having made vegan crepes with chickpea flour (and no egg substitute), i wonder whether these burgers couldn't hold together on their own? or with just a little extra chickpea flour and water? adding tofu seems like it would just make things more crumbly. (and there are a lot of vegan bean burger recipes out there, probably some from the PPK - maybe you could see how they make it work...)

You could add basmati rice to thicken it up. The Post's Middle Eastern Chickpea Burger recipe uses that.

I did ask my husband what he proposed to serve for dinner. His answer was fried chicken from the grocery store. At that point, I thought it was better for me to take over the menu.

I have had good luck shipping this recipe to the middle east. No dairy, and just one egg. Plus you can mix and match nuts and fruit - I've done every variation imaginable. As an added bonus, they're good for him. Lots of protein.

I'm trying to find some source for salt rising (or salt risen) bread in Northern Virginia. It makes the *best* tomato sandwiches but I haven't found it at Trader Joe's and tracking through all the supermarkets seems a bit time-wastey. does anyone know of bakery or supermarket that carries it?

Pardon my ignorance but what is salt risen bread? Enlighten us? We will all either learn something and possibly someone out there knows the answer!

Ah, takes me back to my first job in a Fla. bakery. The taste of it is a little tangy but really not all that salty, and I bet it'd be great for tomato sandwiches. Different from sourdough. Salt-rising bread works like a sponge-starter: Instead of using active dry yeast, for example, a fermented mixture of salt, flour, water, sugar and cornmeal yields a bacteria from your own environment.

I've called a few commercial places and no one makes the loaf per se, but if you contact wholesaler  Lyon Bakery (202-482-2100), which now has a retail booth at Union Station, I bet they'd make it for you.

So, I overdid it at the farmers' market and came home with four different kinds of plums of different sizes and colors -- beautiful yellow, bluish-purple, and two shades of red. And I'm trying them raw, and I... just don't like them. Not enough flavor. Some are too tart, some too bland. Is there a way I can make good use of them in baking? I'm thinking maybe a cobbler, or Smitten Kitchen's Dimply Plum Cake? They hold onto their pits something fierce, too, so they'll have to be sliced.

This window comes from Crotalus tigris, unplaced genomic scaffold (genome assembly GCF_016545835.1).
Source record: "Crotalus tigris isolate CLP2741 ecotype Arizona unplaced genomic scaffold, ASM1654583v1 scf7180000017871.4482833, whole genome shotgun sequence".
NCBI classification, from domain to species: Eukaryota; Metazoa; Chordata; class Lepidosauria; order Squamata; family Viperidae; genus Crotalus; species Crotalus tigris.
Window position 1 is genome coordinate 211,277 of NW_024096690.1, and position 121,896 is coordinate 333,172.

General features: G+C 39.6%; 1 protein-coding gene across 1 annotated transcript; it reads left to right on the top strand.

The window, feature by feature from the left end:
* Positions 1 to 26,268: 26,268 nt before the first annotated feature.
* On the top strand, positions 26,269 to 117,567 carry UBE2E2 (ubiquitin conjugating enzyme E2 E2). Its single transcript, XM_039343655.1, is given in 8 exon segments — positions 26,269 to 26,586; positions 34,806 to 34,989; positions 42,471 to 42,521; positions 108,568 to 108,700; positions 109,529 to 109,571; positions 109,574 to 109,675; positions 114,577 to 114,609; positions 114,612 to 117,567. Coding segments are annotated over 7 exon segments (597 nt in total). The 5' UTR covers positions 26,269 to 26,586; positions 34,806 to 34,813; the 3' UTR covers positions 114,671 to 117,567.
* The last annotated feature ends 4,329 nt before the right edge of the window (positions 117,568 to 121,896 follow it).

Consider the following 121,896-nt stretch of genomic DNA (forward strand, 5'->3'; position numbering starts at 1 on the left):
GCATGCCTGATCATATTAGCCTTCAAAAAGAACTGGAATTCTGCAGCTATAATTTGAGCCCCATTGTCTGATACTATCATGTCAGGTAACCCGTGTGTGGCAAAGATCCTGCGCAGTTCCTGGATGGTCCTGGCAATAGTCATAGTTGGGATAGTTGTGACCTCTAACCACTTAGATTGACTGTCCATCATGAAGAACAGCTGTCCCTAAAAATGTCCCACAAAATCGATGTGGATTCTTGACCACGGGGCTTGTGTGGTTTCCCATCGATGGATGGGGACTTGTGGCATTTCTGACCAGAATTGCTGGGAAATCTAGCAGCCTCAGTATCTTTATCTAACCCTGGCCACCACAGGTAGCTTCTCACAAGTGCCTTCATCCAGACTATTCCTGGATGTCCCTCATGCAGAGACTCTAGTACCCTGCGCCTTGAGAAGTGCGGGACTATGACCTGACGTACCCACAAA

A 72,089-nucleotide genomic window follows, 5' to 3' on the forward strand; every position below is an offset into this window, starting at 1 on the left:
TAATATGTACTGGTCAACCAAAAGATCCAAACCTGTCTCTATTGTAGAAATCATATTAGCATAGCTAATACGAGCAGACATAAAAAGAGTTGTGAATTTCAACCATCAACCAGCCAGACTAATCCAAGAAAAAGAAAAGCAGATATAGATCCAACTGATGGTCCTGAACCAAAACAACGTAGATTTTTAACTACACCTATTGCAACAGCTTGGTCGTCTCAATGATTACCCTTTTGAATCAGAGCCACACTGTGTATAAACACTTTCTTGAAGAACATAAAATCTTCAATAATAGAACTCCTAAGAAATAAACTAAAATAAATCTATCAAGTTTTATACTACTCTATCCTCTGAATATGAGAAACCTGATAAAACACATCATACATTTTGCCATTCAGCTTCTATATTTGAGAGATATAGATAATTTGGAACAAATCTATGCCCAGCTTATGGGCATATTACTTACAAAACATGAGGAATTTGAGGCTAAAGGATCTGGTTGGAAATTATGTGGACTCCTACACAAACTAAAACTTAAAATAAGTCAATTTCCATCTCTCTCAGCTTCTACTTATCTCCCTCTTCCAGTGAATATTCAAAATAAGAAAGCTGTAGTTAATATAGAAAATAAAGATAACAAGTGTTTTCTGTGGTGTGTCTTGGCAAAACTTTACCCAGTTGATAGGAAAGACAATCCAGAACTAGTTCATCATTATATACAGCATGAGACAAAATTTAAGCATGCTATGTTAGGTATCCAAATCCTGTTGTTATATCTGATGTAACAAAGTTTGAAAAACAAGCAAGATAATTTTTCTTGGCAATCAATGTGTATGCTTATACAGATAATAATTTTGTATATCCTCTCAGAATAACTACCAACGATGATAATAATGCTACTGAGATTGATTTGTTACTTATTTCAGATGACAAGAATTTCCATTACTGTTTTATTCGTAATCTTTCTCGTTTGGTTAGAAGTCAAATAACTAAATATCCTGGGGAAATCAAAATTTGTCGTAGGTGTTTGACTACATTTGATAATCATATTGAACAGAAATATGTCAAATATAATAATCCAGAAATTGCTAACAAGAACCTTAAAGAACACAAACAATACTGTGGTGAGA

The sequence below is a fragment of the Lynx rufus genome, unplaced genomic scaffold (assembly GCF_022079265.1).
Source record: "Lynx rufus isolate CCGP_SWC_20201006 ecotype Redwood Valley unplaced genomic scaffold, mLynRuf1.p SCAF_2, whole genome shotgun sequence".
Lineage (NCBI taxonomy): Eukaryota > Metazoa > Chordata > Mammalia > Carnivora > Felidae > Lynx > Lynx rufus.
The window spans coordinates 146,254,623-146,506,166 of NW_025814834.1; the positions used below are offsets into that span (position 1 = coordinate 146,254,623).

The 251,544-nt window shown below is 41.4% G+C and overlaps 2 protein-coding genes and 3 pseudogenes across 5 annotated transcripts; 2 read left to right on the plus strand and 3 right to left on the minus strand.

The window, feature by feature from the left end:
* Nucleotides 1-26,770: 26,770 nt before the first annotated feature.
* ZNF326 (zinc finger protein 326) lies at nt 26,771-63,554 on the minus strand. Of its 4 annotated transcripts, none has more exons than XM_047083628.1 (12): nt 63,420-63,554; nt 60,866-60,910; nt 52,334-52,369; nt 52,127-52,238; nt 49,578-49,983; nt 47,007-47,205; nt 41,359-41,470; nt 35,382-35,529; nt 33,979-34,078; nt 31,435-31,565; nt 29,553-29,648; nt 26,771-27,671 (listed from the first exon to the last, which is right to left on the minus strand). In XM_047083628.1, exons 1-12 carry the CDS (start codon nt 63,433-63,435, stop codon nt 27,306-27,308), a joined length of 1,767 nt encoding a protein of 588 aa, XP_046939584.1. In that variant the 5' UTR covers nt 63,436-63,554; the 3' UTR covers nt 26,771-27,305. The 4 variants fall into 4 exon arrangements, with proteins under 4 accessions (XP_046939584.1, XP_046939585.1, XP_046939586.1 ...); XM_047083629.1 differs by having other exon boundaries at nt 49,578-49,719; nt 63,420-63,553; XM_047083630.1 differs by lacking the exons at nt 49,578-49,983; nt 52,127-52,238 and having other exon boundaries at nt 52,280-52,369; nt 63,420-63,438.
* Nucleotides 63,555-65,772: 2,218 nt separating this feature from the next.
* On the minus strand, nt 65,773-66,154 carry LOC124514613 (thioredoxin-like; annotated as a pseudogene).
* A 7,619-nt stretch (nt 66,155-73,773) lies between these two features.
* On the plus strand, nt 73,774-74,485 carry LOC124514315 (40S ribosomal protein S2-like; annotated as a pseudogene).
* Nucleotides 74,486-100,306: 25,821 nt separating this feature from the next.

Sure -- plums take very well to baking. I love a plum tarte tatin and often make this version by Suzanne Goin. We also have this one from local caterer Susan Gage that looks mighty promising.

But wait ... what about this Plum and Cinnamon Crumble from Curtis Stone? Wow!

 

Hi Free Rangers! The sadness of my summer is that I accidentally left my ice cream maker insert with a friend in a different city last summer and am too broke to buy a new one, so my life is currently void of homemade ice cream. So I'm so happy to see the popsicle recipes! Two questions, though. First, could I use peaches instead of apricots in the apricot-elderflower popsicle recipe? I have a bunch on hand and generally prefer them, but don't want to muck up a recipe if it isn't readily transferable. Second, approximately how much St. Germaine will be "to taste"? Am I thinking a dash, an ounce...? An anchoring point to start from would be much appreciated. Because I'm classy I will be making my popsicles in dixie cups featuring dogs in party hats. Thank you!

Dixie cups is an excellent option -- we should have included it in our brief roundup of molds and such.

The recipe tester used about 1/4 cup of the St-Germain liqueur, but it really is up to you.  I'd say start with 2 tablespoons and work your way forward. (I'll add that to the online recipe.) As for substituting peach:  Give it a try, but I think the tang of the apricots marry better with the elderflower.

Speaking of Williams-Sonoma, I got their latest catalogue yesterday and they are featuring a new indoor smoking tool called "The Smoking Gun". It's $99 - ouch. Firstly, I see this item hitting the clearance racks within a year, in which case I may give it a try. Secondly, I can't quite understand if it needs special expensive teeny tiny wood chips (think proprietary "refills"), or if it can use just about anything. The catalog did mention that you can fill the smoking chamber with tea. I love the idea of cold smoking my own cheeses, for example. Has anyone done a real world experiment to find out if this gadget is worth the asking price?